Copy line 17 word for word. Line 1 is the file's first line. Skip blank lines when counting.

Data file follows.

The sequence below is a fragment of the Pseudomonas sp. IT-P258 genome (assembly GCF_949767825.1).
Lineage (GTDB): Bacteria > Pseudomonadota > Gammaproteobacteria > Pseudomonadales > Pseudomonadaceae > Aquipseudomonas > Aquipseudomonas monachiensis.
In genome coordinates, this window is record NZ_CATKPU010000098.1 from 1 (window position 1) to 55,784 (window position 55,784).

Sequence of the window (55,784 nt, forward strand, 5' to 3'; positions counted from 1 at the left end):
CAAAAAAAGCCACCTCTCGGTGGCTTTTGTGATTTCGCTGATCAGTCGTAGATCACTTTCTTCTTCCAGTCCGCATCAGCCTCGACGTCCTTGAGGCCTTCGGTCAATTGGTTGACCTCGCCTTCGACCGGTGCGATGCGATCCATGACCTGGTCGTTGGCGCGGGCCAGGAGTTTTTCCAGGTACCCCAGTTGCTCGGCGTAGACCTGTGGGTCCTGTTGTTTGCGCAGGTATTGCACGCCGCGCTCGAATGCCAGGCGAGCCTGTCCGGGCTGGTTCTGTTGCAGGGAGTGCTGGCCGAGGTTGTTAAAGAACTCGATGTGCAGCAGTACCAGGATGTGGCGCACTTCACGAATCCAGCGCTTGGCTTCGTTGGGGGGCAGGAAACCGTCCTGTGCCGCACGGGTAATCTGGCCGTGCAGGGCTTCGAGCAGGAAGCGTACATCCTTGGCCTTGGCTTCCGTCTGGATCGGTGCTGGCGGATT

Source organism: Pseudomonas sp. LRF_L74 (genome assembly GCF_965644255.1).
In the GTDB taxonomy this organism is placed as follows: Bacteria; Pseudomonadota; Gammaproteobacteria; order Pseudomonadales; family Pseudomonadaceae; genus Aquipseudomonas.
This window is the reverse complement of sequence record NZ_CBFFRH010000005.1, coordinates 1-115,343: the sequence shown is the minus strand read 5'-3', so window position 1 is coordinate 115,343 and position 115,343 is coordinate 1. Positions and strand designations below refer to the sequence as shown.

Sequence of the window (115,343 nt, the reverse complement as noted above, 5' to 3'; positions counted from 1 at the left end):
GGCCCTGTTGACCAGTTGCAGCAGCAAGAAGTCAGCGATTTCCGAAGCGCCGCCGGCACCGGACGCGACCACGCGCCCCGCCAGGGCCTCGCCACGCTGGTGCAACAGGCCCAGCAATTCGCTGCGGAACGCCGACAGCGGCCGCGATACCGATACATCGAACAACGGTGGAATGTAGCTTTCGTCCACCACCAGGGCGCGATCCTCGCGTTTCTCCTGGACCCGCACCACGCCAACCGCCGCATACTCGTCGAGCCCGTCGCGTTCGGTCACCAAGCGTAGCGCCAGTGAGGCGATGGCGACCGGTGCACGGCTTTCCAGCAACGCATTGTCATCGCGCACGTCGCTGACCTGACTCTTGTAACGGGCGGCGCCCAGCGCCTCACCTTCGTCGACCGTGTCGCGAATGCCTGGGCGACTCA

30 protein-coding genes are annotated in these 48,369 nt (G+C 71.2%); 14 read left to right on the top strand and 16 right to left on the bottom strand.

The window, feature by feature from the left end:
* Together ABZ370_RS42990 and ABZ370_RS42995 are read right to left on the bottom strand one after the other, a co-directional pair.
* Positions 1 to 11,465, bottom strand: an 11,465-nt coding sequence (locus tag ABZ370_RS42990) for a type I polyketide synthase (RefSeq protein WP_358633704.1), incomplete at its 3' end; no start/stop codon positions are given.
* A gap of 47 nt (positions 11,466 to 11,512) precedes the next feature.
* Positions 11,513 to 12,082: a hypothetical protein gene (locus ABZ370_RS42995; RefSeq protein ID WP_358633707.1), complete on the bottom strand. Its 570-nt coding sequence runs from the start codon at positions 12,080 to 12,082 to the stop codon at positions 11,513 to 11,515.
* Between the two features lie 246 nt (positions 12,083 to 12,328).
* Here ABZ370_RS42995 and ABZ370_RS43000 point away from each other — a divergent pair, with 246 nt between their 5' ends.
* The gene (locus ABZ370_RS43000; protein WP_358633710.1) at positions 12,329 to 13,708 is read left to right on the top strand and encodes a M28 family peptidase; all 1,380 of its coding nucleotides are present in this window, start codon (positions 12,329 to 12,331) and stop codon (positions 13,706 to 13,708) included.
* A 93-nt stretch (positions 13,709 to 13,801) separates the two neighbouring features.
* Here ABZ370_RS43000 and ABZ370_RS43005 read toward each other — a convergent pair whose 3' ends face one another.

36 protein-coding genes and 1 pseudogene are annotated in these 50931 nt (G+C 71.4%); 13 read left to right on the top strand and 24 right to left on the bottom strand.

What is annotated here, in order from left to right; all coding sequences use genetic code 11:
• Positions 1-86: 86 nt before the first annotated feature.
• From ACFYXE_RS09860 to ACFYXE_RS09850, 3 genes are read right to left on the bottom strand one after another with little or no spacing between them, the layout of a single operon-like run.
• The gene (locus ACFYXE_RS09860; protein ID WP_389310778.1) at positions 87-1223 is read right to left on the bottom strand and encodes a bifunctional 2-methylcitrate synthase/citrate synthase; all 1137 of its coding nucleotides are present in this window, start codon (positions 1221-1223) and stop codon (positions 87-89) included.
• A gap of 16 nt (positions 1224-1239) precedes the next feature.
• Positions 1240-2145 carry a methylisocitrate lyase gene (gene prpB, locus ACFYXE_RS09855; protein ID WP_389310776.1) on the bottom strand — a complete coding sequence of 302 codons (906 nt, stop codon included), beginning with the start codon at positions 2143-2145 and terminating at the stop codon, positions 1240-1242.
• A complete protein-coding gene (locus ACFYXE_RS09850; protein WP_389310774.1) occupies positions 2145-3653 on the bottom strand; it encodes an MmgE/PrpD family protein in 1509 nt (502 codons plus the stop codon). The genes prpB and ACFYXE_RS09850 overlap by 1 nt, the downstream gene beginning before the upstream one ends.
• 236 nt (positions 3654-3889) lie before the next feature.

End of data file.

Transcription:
* Between the two features lie 246 nt (positions 12,083 to 12,328).